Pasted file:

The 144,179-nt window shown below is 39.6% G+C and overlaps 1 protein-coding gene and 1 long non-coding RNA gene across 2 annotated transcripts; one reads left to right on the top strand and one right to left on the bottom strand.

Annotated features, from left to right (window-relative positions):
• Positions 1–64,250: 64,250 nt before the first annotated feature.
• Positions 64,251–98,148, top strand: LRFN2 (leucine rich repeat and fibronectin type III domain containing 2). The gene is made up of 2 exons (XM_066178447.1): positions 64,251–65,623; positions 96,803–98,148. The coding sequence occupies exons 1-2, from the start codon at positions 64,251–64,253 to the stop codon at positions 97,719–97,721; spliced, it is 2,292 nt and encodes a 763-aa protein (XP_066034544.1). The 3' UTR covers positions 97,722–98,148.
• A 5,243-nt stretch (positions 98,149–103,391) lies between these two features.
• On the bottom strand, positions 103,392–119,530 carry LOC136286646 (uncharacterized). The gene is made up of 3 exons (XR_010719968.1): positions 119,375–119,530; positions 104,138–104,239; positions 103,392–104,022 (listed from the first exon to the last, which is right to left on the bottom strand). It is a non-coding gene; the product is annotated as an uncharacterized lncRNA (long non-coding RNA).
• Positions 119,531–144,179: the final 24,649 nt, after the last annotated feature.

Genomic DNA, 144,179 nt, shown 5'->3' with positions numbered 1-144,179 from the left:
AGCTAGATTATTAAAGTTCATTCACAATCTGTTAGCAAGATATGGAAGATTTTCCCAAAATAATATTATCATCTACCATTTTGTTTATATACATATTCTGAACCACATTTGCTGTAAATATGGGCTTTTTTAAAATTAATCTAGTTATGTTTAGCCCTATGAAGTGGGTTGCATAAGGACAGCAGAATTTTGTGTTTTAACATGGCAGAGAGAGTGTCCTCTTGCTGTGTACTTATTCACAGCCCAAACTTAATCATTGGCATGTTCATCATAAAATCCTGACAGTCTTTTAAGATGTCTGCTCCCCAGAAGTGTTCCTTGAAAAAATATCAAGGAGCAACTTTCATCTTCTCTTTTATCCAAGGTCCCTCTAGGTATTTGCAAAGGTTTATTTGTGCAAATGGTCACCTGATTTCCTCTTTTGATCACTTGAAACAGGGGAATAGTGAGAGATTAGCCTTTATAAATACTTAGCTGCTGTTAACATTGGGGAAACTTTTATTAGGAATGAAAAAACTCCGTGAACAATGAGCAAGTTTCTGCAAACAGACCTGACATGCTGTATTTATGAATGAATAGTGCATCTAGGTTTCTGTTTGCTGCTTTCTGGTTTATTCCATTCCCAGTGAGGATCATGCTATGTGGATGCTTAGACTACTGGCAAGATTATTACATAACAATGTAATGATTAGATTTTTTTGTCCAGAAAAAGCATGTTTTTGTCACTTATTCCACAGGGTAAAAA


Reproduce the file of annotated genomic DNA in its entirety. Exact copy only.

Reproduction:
The 144,179-nt window shown below is 39.6% G+C and overlaps 1 protein-coding gene and 1 long non-coding RNA gene across 2 annotated transcripts; one reads left to right on the top strand and one right to left on the bottom strand.

Annotated features, from left to right (window-relative positions):
• Positions 1–64,250: 64,250 nt before the first annotated feature.
• Positions 64,251–98,148, top strand: LRFN2 (leucine rich repeat and fibronectin type III domain containing 2). The gene is made up of 2 exons (XM_066178447.1): positions 64,251–65,623; positions 96,803–98,148. The coding sequence occupies exons 1-2, from the start codon at positions 64,251–64,253 to the stop codon at positions 97,719–97,721; spliced, it is 2,292 nt and encodes a 763-aa protein (XP_066034544.1). The 3' UTR covers positions 97,722–98,148.
• A 5,243-nt stretch (positions 98,149–103,391) lies between these two features.
• On the bottom strand, positions 103,392–119,530 carry LOC136286646 (uncharacterized). The gene is made up of 3 exons (XR_010719968.1): positions 119,375–119,530; positions 104,138–104,239; positions 103,392–104,022 (listed from the first exon to the last, which is right to left on the bottom strand). It is a non-coding gene; the product is annotated as an uncharacterized lncRNA (long non-coding RNA).
• Positions 119,531–144,179: the final 24,649 nt, after the last annotated feature.

Genomic DNA, 144,179 nt, shown 5'->3' with positions numbered 1-144,179 from the left:
AGCTAGATTATTAAAGTTCATTCACAATCTGTTAGCAAGATATGGAAGATTTTCCCAAAATAATATTATCATCTACCATTTTGTTTATATACATATTCTGAACCACATTTGCTGTAAATATGGGCTTTTTTAAAATTAATCTAGTTATGTTTAGCCCTATGAAGTGGGTTGCATAAGGACAGCAGAATTTTGTGTTTTAACATGGCAGAGAGAGTGTCCTCTTGCTGTGTACTTATTCACAGCCCAAACTTAATCATTGGCATGTTCATCATAAAATCCTGACAGTCTTTTAAGATGTCTGCTCCCCAGAAGTGTTCCTTGAAAAAATATCAAGGAGCAACTTTCATCTTCTCTTTTATCCAAGGTCCCTCTAGGTATTTGCAAAGGTTTATTTGTGCAAATGGTCACCTGATTTCCTCTTTTGATCACTTGAAACAGGGGAATAGTGAGAGATTAGCCTTTATAAATACTTAGCTGCTGTTAACATTGGGGAAACTTTTATTAGGAATGAAAAAACTCCGTGAACAATGAGCAAGTTTCTGCAAACAGACCTGACATGCTGTATTTATGAATGAATAGTGCATCTAGGTTTCTGTTTGCTGCTTTCTGGTTTATTCCATTCCCAGTGAGGATCATGCTATGTGGATGCTTAGACTACTGGCAAGATTATTACATAACAATGTAATGATTAGATTTTTTTGTCCAGAAAAAGCATGTTTTTGTCACTTATTCCACAGGGTAAAAA